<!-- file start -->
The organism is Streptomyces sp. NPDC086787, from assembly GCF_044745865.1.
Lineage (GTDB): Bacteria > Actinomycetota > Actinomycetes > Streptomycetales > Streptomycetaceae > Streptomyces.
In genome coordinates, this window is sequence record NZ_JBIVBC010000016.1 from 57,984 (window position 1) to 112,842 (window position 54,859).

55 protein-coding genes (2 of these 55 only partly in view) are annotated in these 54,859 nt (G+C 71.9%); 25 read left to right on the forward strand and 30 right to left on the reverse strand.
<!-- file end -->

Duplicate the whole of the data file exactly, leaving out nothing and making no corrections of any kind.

The organism is Streptomyces sp. NPDC086787, from assembly GCF_044745865.1.
Lineage (GTDB): Bacteria > Actinomycetota > Actinomycetes > Streptomycetales > Streptomycetaceae > Streptomyces.
In genome coordinates, this window is sequence record NZ_JBIVBC010000016.1 from 57,984 (window position 1) to 112,842 (window position 54,859).

55 protein-coding genes (2 of these 55 only partly in view) are annotated in these 54,859 nt (G+C 71.9%); 25 read left to right on the forward strand and 30 right to left on the reverse strand.